Continuum on South Beach 50 S Pointe Dr
The daily average high in Miami is 76 degrees, so spending lockdown in here is a lot more of a pleasure, than, for example, in places like Chicago.
Add to that an open economy, relatively low COVID cases count, fewer masking requirements, stable politics and no income tax and you would think that this real estate boom could’ve been predicted. But, nobody did. Besides that, Florida’s realtors and developers also have learned to be careful of the bubbles since they remember how it was before.
Although, this time we have all the signs that the current boom will stay here for a while, as the country’s other major cities like Manhattan and San Francisco struggle with long-term re-pricing in other directions.
Examples of top-tier sales over the past eight months, including many celebrities, goes on and on. Ivanka Trump and Jared Kushner recently purchased a $31,000,000 waterfront plot on Indian Creek, which also features 13 private police and a marina guard, and not too far from Tom Brady and Giselle Bundchen’s new $17,000,000 digs. Besides that, Julio Iglesias, Carl Icahn, Adriana Lima and Jeff Soffer too reside on the island.
But, we cannot ignore the real estate data. No matter how cynical one might be about the 1% vortex that South Floria is becoming.
ONE Sotheby’s recently released January 2021 Market Report is riddled with statistics that realtors and developers would have scoffed at as recently as a year ago.
Average for-sale prices for single-family homes in South Florida’s four main counties skyrocketed year-over-year – Miami-Dade (42%+), Palm Beach (20%+), Martin (20%+), and Broward (12,5%). And it goes even further – we can see an increase in sales of homes over $3,000,000 for seven consecutive months, 17% of all single-family homes across all price levels closed in January sold above list.
A similar situation we can see in the report that was made by RelatedISG. Total active single-family home listings in Miami-Dade, Broward, and Palm Beach hit a 12-year record low at the on of the past year. Never-seen 9000 homes on the market across all price ranges, in comparison with 20,000+ in 2015.
You can say, that South Florida’s boom is circumstantial, which historically makes a lot of people nervous because circumstances in highly elastic real estate change all the time in the markets like Miami. The pandemic just happened when we have record-low mortgage rates, a lot of remote work, and many people that are looking to buy up or down. And here we go, boom!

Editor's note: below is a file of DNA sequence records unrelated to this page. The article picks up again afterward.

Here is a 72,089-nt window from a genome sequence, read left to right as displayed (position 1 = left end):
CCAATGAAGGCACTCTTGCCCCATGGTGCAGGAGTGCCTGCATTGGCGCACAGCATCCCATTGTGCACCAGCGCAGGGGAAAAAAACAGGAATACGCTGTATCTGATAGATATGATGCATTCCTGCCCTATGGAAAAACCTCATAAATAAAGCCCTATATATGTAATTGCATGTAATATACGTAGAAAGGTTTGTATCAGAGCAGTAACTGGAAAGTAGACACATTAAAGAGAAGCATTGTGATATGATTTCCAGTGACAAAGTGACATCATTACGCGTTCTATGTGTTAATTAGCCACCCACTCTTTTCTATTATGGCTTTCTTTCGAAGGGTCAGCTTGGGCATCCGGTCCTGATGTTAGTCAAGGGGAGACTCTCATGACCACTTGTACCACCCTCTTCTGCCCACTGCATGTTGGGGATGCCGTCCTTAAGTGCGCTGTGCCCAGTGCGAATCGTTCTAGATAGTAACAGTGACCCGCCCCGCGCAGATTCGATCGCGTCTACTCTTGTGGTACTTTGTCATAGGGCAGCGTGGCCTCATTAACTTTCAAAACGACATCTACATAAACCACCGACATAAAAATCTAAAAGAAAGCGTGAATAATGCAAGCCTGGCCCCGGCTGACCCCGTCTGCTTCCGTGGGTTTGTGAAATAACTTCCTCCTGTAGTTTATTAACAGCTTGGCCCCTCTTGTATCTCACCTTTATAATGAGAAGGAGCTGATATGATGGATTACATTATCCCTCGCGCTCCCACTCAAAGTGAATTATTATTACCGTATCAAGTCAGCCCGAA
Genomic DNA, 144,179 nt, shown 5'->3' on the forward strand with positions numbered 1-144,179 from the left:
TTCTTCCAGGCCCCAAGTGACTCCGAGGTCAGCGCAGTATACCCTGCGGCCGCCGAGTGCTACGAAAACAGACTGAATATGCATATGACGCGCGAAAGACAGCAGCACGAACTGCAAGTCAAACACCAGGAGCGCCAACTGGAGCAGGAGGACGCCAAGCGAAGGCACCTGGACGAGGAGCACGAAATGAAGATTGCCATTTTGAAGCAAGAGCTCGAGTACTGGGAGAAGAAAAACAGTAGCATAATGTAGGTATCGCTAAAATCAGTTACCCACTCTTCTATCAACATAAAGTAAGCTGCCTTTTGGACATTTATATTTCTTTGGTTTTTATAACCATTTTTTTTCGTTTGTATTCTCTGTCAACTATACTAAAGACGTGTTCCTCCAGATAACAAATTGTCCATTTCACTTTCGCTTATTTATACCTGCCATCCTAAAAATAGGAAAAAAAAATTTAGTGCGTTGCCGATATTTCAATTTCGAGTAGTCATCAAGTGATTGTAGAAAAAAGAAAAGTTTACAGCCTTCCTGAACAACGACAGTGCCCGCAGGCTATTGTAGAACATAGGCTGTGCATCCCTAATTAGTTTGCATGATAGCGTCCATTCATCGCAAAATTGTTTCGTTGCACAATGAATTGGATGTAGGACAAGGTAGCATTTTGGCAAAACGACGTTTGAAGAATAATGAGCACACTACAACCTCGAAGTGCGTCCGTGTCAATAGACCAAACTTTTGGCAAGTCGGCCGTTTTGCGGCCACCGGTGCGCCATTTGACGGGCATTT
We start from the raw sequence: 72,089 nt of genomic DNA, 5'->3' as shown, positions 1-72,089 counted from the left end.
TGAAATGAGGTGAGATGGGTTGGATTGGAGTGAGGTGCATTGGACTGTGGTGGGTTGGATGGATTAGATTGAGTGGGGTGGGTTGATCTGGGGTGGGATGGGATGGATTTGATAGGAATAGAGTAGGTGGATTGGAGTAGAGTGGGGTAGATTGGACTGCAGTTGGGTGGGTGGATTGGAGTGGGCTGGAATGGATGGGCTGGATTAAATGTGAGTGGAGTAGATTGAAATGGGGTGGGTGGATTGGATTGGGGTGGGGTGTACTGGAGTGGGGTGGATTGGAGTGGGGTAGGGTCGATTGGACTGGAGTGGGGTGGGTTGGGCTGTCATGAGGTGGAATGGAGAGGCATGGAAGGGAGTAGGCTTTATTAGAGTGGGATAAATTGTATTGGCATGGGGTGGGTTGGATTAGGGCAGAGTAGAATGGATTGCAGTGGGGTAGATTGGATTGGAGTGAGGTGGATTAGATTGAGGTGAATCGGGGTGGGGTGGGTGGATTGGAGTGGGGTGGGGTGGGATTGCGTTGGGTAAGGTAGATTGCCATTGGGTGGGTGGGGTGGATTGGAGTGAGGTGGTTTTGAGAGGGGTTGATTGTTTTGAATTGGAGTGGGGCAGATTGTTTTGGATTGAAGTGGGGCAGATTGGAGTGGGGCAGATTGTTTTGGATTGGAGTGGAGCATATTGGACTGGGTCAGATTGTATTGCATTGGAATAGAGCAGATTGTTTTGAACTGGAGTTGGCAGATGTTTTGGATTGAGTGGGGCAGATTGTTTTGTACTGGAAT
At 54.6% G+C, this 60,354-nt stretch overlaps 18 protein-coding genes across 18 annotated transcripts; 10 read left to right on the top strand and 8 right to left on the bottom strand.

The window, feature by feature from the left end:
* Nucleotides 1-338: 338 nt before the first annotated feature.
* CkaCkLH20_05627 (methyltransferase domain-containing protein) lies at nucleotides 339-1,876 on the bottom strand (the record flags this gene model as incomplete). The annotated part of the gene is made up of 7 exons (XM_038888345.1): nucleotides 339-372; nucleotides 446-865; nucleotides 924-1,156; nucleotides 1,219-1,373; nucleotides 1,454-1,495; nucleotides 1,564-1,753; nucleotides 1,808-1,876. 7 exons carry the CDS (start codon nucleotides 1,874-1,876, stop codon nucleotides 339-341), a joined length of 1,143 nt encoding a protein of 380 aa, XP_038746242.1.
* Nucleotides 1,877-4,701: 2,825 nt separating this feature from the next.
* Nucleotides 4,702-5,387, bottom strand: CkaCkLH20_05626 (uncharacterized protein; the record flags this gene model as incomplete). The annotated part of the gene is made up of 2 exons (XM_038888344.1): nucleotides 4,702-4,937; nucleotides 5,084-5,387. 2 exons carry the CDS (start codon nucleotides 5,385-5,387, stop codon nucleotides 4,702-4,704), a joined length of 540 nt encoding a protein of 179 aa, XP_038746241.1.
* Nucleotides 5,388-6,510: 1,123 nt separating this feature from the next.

And it was inevitable. Anyone who’s lived here for some time will confirm that. It just happened to be accelerated by COVID-19. Most out-of-town buyers were already moving to South Florida from high housing costs, high taxes, high-density states like New Your, New Jersey, Illinois seeking lower cost of living, way better weather and healthier quality of life. And not they are coming like an avalanche, with cash and for good.
The biggest question on most people’s minds at this point is how long the current boom will last.
“The US Federal tax reform act of 2017 will be the main driver if what we’re seeing right now continues,” said Craig Studnicky, RelatedISG’s CEO and President. “There’s a reasonable argument that Trump punished certain “Blue” states, like NJ, NY, Connecticut, Massachusetts, Illinois, and California, which resulted in a mass exodus to places like South Florida. Then COVID-19 acted as an accelerator in 2020. The pandemic will eventually pass, which likely will slow down the pace of in-migration. But unless the tax reform act of 2017 is repealed, this boom is sustainable as long as the underlying tax expense and planning incentives are in play.”
It’s very beneficial not just for South Florida’s real estate market and developers, but also for the region’s economy. At this point in-migration into Florida shows little sign of ebbing, and financial firms like Goldman Sachs, Blackstone, Citadel, and Elliott Management as well as several venture capital firms are reportedly not far behind. At the same time housing inventory has nowhere to go but down. New ground-up condo and developments take years to launch, design, and build. So, in the interim, prices have nowhere else to go but up.
It is really good to be a real estate agent in South Florida.
And you better to hurry up to get in, while you can.
Based on Forbes Material by Peter Lane Taylor